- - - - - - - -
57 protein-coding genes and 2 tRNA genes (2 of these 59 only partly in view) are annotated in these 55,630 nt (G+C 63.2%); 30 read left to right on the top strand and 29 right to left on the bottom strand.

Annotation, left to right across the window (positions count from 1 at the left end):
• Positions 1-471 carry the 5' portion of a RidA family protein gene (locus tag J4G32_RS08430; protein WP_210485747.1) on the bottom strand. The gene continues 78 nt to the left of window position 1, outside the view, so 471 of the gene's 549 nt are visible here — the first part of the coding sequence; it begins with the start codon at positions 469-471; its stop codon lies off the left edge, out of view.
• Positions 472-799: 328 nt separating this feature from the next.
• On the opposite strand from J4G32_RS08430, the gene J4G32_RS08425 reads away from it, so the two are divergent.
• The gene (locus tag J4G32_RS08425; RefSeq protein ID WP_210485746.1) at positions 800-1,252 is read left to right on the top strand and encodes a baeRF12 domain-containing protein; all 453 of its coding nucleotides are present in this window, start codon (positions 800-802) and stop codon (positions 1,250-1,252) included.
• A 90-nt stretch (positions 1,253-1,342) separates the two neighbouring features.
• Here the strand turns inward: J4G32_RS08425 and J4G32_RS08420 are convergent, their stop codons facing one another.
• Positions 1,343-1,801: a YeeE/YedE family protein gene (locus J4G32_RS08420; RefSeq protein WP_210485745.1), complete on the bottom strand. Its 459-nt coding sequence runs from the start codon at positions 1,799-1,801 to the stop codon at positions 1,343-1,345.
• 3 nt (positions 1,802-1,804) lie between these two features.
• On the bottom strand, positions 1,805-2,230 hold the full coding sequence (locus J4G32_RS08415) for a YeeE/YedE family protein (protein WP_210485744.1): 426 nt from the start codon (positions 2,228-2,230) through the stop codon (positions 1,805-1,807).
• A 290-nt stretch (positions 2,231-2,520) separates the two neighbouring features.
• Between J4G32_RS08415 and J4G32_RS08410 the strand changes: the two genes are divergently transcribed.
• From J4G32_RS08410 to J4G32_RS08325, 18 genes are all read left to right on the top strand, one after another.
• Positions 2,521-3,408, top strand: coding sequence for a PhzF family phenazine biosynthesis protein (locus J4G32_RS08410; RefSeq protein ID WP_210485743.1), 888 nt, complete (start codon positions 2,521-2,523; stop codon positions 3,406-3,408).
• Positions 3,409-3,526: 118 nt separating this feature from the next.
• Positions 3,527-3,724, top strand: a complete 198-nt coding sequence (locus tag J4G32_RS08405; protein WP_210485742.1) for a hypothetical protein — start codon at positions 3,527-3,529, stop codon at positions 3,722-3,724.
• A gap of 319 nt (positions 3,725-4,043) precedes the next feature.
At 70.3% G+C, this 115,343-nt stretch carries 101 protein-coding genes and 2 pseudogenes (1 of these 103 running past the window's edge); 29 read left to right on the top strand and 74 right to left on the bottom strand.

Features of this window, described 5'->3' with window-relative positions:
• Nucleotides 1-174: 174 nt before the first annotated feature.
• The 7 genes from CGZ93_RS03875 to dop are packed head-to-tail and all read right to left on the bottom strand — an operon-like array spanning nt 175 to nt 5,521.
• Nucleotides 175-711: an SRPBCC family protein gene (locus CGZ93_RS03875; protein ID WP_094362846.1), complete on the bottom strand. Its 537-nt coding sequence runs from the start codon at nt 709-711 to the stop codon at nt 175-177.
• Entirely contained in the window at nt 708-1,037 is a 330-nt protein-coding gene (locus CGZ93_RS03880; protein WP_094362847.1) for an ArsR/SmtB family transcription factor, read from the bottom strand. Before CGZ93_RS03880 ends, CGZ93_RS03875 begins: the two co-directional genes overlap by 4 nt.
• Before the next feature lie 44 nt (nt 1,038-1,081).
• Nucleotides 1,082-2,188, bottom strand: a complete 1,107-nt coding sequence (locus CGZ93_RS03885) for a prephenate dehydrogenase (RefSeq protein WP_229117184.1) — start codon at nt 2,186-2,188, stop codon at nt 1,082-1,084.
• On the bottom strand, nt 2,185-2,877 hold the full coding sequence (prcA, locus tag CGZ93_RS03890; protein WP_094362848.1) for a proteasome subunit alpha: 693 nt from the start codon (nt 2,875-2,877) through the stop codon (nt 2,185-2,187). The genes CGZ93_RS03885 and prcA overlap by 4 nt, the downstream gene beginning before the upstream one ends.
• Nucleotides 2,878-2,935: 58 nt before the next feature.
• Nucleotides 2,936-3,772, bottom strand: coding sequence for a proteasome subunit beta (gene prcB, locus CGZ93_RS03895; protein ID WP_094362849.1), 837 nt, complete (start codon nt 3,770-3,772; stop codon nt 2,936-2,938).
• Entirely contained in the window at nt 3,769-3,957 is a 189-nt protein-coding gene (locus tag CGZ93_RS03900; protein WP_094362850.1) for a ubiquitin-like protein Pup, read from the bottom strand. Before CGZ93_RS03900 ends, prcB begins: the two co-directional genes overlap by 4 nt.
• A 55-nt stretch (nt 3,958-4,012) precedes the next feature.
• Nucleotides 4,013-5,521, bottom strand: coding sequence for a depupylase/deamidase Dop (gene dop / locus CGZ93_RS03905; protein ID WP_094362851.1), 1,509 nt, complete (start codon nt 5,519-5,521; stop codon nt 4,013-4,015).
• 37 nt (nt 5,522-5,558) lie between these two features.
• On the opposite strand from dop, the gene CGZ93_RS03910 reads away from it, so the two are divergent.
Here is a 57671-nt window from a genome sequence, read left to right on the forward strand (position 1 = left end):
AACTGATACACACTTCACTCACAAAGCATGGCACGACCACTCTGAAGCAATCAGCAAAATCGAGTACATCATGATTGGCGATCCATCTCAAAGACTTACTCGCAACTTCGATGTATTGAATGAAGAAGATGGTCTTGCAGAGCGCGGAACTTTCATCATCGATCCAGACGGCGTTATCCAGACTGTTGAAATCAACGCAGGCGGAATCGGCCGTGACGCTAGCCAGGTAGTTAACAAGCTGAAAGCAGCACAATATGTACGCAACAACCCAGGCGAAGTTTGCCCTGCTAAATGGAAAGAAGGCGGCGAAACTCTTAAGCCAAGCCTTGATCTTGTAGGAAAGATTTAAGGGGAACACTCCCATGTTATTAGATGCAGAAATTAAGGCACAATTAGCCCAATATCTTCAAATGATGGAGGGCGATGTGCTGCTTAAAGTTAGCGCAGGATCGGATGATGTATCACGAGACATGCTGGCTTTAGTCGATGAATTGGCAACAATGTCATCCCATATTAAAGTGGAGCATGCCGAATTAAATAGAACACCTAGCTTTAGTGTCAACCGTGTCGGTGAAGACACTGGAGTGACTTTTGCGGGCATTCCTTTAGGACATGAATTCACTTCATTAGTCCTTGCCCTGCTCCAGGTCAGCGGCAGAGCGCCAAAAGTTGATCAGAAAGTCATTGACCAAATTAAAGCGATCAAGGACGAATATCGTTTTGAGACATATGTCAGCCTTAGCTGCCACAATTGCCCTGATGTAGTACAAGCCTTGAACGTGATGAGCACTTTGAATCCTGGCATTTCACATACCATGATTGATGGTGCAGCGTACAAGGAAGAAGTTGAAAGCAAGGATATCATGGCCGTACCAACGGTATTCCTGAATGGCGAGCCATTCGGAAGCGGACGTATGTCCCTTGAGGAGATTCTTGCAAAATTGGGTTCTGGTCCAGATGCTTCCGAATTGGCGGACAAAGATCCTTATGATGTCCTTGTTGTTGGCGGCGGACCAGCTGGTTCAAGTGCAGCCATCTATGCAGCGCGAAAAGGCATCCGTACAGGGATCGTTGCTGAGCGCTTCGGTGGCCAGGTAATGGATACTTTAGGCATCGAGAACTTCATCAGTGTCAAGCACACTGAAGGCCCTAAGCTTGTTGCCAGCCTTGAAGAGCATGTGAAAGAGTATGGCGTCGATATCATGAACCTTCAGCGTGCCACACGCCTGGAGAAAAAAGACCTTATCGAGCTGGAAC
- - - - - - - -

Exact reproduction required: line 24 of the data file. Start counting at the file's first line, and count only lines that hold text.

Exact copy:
• Entirely contained in the window at nt 708-1,037 is a 330-nt protein-coding gene (locus CGZ93_RS03880; protein WP_094362847.1) for an ArsR/SmtB family transcription factor, read from the bottom strand. Before CGZ93_RS03880 ends, CGZ93_RS03875 begins: the two co-directional genes overlap by 4 nt.